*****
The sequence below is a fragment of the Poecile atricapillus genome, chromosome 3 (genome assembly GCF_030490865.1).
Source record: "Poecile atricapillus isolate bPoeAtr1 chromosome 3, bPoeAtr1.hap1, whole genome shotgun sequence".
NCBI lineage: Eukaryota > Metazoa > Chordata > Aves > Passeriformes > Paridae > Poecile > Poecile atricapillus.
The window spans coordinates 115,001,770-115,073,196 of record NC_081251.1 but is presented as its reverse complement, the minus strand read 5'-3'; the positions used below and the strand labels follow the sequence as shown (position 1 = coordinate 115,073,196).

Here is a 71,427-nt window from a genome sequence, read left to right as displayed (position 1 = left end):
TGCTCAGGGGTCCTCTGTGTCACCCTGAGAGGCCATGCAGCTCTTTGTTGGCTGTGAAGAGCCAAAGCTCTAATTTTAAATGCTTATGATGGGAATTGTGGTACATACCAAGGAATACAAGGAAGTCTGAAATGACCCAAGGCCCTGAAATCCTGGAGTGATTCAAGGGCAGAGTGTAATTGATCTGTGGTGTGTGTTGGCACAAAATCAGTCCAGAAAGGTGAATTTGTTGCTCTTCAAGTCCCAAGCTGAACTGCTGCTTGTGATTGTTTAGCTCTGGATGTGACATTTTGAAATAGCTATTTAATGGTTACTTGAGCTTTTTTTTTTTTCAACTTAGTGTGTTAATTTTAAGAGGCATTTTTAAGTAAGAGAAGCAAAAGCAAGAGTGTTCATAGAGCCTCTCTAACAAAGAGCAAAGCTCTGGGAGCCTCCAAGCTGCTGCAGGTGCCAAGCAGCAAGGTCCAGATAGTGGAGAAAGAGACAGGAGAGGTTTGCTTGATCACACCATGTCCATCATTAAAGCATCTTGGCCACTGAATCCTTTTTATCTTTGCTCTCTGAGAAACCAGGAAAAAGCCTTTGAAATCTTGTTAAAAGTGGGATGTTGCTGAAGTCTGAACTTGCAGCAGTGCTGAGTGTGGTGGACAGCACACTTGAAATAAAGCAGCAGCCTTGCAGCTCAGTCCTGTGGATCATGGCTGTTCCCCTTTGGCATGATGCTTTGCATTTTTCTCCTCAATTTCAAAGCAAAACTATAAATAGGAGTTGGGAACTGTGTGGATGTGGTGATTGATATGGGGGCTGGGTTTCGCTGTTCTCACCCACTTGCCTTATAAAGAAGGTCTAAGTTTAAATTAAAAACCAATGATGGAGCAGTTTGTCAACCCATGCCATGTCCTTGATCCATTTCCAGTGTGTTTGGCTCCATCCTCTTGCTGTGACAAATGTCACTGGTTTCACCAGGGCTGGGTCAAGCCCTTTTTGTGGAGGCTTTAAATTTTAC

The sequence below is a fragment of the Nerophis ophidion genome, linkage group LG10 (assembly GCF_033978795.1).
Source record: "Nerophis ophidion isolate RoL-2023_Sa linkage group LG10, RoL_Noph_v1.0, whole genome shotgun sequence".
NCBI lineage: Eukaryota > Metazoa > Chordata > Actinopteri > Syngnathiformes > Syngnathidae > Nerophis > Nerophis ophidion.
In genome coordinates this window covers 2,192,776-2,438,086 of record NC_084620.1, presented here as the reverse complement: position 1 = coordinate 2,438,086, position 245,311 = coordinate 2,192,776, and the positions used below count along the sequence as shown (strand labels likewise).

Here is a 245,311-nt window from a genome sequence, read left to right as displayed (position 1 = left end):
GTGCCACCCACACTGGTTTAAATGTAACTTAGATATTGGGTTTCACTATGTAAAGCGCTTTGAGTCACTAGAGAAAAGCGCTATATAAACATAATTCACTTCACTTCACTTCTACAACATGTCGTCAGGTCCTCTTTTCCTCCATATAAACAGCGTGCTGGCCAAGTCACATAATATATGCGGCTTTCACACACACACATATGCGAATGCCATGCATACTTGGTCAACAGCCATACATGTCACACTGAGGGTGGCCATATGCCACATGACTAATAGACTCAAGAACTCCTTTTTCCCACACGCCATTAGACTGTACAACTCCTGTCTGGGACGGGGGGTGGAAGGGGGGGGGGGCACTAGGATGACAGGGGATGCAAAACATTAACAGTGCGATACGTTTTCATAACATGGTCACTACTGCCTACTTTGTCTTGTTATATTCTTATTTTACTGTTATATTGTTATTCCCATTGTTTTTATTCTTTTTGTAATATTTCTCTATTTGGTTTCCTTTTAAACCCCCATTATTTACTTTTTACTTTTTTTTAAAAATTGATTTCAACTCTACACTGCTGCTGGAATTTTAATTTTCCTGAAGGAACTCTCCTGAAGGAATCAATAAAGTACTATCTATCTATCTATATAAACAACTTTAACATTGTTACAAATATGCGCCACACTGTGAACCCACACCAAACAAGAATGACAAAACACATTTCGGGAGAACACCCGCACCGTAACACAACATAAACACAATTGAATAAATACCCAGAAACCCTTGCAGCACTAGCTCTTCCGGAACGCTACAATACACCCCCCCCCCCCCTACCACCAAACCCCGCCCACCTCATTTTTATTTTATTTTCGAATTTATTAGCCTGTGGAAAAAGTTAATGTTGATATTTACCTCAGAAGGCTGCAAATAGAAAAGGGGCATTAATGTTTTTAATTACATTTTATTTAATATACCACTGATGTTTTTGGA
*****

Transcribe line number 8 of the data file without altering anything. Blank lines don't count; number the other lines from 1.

Source record: "Nerophis ophidion isolate RoL-2023_Sa linkage group LG10, RoL_Noph_v1.0, whole genome shotgun sequence".